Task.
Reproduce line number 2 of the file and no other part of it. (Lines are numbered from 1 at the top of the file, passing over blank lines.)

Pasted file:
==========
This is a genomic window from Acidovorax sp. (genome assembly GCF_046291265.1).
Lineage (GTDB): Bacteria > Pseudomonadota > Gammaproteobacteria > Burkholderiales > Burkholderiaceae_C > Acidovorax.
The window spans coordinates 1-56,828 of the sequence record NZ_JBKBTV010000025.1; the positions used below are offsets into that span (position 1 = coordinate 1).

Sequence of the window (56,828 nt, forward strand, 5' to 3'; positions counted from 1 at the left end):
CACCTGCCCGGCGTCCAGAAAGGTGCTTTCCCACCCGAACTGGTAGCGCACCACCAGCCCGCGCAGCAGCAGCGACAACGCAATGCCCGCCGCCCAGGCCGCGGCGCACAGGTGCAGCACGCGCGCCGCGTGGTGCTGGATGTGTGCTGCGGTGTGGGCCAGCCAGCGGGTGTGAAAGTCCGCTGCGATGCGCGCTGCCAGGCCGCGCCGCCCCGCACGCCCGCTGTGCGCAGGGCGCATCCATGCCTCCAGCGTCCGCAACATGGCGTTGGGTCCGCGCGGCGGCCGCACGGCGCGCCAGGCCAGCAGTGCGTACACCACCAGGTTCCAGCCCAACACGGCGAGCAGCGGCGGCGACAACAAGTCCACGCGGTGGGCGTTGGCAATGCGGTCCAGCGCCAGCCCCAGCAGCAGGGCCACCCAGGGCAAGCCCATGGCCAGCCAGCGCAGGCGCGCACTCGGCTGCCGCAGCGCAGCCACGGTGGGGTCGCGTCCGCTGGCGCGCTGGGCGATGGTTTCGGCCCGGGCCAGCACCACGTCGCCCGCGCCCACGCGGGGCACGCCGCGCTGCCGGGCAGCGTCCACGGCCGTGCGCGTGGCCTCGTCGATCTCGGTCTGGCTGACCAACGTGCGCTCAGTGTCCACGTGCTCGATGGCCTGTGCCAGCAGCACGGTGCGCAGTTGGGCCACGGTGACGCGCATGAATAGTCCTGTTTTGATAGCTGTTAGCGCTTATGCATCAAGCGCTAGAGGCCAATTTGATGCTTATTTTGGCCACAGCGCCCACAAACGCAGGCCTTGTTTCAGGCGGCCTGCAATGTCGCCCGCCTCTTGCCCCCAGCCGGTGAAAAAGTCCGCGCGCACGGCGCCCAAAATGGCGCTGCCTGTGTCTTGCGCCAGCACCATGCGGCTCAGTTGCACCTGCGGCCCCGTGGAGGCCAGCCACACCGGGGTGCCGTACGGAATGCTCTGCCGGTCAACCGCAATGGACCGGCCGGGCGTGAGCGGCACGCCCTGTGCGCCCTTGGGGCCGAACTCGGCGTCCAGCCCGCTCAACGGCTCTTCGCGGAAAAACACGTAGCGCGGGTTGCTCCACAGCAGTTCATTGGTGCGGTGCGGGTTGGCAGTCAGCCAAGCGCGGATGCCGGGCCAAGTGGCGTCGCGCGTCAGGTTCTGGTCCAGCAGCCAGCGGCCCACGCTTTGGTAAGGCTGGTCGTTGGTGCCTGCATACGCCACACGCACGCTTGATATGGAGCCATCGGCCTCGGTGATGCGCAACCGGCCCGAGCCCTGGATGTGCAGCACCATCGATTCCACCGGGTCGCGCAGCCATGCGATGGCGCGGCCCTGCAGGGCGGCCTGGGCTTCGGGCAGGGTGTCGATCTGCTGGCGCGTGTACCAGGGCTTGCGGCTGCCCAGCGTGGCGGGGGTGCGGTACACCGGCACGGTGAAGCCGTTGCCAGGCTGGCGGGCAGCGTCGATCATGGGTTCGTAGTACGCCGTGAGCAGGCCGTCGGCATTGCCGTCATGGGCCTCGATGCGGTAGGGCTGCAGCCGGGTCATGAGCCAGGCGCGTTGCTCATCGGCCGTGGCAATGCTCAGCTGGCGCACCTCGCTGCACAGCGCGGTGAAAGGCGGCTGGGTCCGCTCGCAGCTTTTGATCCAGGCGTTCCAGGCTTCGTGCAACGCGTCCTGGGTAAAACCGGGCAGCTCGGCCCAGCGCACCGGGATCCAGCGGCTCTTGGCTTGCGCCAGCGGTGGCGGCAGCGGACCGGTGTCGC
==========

Lineage (GTDB): Bacteria > Pseudomonadota > Gammaproteobacteria > Burkholderiales > Burkholderiaceae_C > Acidovorax.